There was no way I could have known what would happen to that girl. But it could have happened to anyone. In many ways, it has happened to all of us. And then I chose not to view her as a person, but because of her gender, because of some invisible, perceived threat to my relationship, because she was another woman, I made her an object, a target, non-human. I did exactly what our patriarchal society (TV, movies, music, ads) constantly tells us to do. And then I called myself a feminist.

It’s OK to admit to yourself that you’ve behaved this way before — and maybe the person did have malicious intentions, and I grapple with wondering if I’m just “forgiving” something because the person is now a survivor. I think I was actually being terrible, but at the time, I felt justified. All I’m suggesting is to be conscious of it, recognize it and try to correct it. We should know and act better, even just as humans. (Please don’t get defensive. That one time you hated someone who was actually being awful is whatever.) I’m not trying to make up for being a dick to someone. It’s also shitty to feel guilty about something, only because the person was later assaulted. I’m not trying to say any of that because it’d be such a tiny part of the whole message.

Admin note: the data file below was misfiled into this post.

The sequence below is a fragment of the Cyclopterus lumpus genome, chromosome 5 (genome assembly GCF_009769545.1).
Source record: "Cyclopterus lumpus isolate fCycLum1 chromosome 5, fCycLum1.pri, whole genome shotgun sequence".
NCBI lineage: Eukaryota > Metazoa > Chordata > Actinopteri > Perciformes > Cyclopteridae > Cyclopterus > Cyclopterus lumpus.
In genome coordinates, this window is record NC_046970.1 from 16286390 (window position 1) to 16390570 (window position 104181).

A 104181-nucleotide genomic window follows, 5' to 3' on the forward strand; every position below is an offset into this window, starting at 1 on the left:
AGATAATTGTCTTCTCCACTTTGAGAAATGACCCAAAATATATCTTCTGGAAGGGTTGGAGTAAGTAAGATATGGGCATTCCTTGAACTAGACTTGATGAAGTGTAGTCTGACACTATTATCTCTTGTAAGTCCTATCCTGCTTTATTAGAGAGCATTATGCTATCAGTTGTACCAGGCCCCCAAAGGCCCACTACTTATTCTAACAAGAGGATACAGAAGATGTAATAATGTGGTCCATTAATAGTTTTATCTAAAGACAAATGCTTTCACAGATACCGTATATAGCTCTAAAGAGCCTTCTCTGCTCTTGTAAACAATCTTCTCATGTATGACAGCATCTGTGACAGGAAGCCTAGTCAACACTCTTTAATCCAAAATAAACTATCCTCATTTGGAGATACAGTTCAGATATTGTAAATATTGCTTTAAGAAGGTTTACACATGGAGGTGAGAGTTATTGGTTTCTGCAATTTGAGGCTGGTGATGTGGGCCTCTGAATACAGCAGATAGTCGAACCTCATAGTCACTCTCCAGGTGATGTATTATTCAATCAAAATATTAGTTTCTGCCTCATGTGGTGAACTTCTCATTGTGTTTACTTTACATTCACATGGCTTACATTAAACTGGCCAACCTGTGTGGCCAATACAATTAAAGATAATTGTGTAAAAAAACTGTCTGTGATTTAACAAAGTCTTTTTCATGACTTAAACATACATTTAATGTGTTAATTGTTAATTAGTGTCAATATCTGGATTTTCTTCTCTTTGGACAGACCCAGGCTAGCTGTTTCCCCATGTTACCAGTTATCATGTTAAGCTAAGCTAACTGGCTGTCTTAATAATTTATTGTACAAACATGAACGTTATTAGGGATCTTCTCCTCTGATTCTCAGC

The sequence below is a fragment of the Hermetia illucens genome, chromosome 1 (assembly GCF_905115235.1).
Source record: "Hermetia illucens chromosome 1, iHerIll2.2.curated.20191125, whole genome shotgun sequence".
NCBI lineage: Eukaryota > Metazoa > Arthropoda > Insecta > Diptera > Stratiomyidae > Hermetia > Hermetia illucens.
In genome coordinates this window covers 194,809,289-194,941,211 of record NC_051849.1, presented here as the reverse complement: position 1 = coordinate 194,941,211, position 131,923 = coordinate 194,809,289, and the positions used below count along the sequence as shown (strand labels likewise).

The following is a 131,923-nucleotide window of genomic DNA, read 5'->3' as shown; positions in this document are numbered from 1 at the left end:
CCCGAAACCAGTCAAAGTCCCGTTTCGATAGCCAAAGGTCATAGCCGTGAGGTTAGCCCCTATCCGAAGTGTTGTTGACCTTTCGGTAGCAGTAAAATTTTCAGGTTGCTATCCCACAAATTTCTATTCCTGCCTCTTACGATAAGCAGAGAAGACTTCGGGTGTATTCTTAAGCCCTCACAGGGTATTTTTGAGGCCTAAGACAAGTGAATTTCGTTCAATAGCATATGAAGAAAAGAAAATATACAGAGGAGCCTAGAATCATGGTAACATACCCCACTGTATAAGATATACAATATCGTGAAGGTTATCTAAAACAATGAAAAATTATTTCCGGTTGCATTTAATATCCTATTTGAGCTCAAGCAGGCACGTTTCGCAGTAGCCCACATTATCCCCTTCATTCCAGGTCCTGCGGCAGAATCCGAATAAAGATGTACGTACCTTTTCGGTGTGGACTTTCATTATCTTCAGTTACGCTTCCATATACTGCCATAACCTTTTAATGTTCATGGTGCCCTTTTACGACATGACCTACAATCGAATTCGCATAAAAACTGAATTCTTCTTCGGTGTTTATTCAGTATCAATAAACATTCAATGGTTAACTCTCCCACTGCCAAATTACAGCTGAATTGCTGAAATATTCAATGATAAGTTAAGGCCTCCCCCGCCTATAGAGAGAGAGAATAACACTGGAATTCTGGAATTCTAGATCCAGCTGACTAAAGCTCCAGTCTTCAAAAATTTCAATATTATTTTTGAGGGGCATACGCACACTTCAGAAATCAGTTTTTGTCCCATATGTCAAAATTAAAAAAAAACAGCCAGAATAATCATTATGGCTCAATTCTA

I’m trying to tell you what I learned: hating other women, for being women, does nothing for us. It is wrong. It is harmful. It contributes to a toxic culture.

If you feel an instinct to hate another woman’s presence, try befriending her instead, try supporting her, try loving her. There is so much pushing against us already, there is so much hatred and misogyny we have experienced in common every single day. Do we really need to default to suspicion? Do we need to engage in exactly the weakening and small-minded bullshit our culture wants us to? No. We don’t. I should have known that without this girl having to go through horror. I know it has nothing to do with me, and it’s grandiose and self-centered to think it does. This is her story of survival. This is bigger than me. But it has made me reconsider my behavior and the way I regard other women. We are constantly pulled apart, and we should try as hard as we can to counter-act that instinct. We should trust each other, because there is so much out there to mistrust. We should feel kinship, not competition. We should have compassion and understanding because we face the same nonsense from men in government and darkness from the male gaze on the street and push-back from sexist male bosses at our jobs and feeling unwelcome in our own skin from predators who try to take away our personhood.

But I should have known all that already, and I’m sorry. TC Mark

Gaby Dunn

Gaby Dunn is a writer, comedian, journalist and Jesse Eisenberg enthusiast living in Los Angeles. Email her at: …